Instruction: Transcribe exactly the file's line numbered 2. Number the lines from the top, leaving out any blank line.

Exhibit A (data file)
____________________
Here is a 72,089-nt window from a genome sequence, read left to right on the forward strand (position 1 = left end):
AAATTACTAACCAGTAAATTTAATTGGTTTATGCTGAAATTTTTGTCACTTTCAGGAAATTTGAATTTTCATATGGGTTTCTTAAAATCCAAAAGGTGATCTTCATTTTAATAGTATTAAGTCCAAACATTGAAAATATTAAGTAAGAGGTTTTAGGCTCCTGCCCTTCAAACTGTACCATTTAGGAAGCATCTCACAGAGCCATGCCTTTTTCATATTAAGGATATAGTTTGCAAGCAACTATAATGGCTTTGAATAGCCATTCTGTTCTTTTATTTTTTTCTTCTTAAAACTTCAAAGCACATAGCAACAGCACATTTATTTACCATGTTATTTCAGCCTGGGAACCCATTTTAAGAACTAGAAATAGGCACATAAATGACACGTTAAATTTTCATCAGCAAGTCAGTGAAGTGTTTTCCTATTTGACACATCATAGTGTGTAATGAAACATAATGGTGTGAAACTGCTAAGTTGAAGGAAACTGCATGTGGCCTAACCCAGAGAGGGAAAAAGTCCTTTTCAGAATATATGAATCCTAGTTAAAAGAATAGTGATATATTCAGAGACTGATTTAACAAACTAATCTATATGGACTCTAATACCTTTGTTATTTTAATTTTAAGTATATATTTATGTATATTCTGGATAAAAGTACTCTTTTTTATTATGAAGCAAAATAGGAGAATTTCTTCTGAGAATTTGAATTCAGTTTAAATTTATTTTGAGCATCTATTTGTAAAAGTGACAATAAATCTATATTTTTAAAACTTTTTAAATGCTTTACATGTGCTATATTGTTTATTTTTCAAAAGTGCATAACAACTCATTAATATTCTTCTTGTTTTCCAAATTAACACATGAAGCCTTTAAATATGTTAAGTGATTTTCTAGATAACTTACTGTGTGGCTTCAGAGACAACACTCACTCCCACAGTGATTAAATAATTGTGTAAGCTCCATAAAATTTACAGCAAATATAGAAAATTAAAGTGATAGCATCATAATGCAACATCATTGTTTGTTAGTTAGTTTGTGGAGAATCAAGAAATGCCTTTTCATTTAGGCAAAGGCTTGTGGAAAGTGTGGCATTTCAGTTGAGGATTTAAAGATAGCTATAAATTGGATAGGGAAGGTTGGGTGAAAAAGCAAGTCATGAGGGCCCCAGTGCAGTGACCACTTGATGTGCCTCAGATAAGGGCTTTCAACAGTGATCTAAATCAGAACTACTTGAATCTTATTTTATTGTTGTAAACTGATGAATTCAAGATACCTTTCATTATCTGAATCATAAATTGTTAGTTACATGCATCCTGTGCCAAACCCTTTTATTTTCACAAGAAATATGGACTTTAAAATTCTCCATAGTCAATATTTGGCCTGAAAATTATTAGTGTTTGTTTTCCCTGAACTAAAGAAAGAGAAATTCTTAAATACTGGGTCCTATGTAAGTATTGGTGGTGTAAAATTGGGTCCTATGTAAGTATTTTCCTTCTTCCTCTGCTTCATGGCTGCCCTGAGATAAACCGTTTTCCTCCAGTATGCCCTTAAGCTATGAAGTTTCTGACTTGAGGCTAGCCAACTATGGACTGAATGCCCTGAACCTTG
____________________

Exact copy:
AAATTACTAACCAGTAAATTTAATTGGTTTATGCTGAAATTTTTGTCACTTTCAGGAAATTTGAATTTTCATATGGGTTTCTTAAAATCCAAAAGGTGATCTTCATTTTAATAGTATTAAGTCCAAACATTGAAAATATTAAGTAAGAGGTTTTAGGCTCCTGCCCTTCAAACTGTACCATTTAGGAAGCATCTCACAGAGCCATGCCTTTTTCATATTAAGGATATAGTTTGCAAGCAACTATAATGGCTTTGAATAGCCATTCTGTTCTTTTATTTTTTTCTTCTTAAAACTTCAAAGCACATAGCAACAGCACATTTATTTACCATGTTATTTCAGCCTGGGAACCCATTTTAAGAACTAGAAATAGGCACATAAATGACACGTTAAATTTTCATCAGCAAGTCAGTGAAGTGTTTTCCTATTTGACACATCATAGTGTGTAATGAAACATAATGGTGTGAAACTGCTAAGTTGAAGGAAACTGCATGTGGCCTAACCCAGAGAGGGAAAAAGTCCTTTTCAGAATATATGAATCCTAGTTAAAAGAATAGTGATATATTCAGAGACTGATTTAACAAACTAATCTATATGGACTCTAATACCTTTGTTATTTTAATTTTAAGTATATATTTATGTATATTCTGGATAAAAGTACTCTTTTTTATTATGAAGCAAAATAGGAGAATTTCTTCTGAGAATTTGAATTCAGTTTAAATTTATTTTGAGCATCTATTTGTAAAAGTGACAATAAATCTATATTTTTAAAACTTTTTAAATGCTTTACATGTGCTATATTGTTTATTTTTCAAAAGTGCATAACAACTCATTAATATTCTTCTTGTTTTCCAAATTAACACATGAAGCCTTTAAATATGTTAAGTGATTTTCTAGATAACTTACTGTGTGGCTTCAGAGACAACACTCACTCCCACAGTGATTAAATAATTGTGTAAGCTCCATAAAATTTACAGCAAATATAGAAAATTAAAGTGATAGCATCATAATGCAACATCATTGTTTGTTAGTTAGTTTGTGGAGAATCAAGAAATGCCTTTTCATTTAGGCAAAGGCTTGTGGAAAGTGTGGCATTTCAGTTGAGGATTTAAAGATAGCTATAAATTGGATAGGGAAGGTTGGGTGAAAAAGCAAGTCATGAGGGCCCCAGTGCAGTGACCACTTGATGTGCCTCAGATAAGGGCTTTCAACAGTGATCTAAATCAGAACTACTTGAATCTTATTTTATTGTTGTAAACTGATGAATTCAAGATACCTTTCATTATCTGAATCATAAATTGTTAGTTACATGCATCCTGTGCCAAACCCTTTTATTTTCACAAGAAATATGGACTTTAAAATTCTCCATAGTCAATATTTGGCCTGAAAATTATTAGTGTTTGTTTTCCCTGAACTAAAGAAAGAGAAATTCTTAAATACTGGGTCCTATGTAAGTATTGGTGGTGTAAAATTGGGTCCTATGTAAGTATTTTCCTTCTTCCTCTGCTTCATGGCTGCCCTGAGATAAACCGTTTTCCTCCAGTATGCCCTTAAGCTATGAAGTTTCTGACTTGAGGCTAGCCAACTATGGACTGAATGCCCTGAACCTTG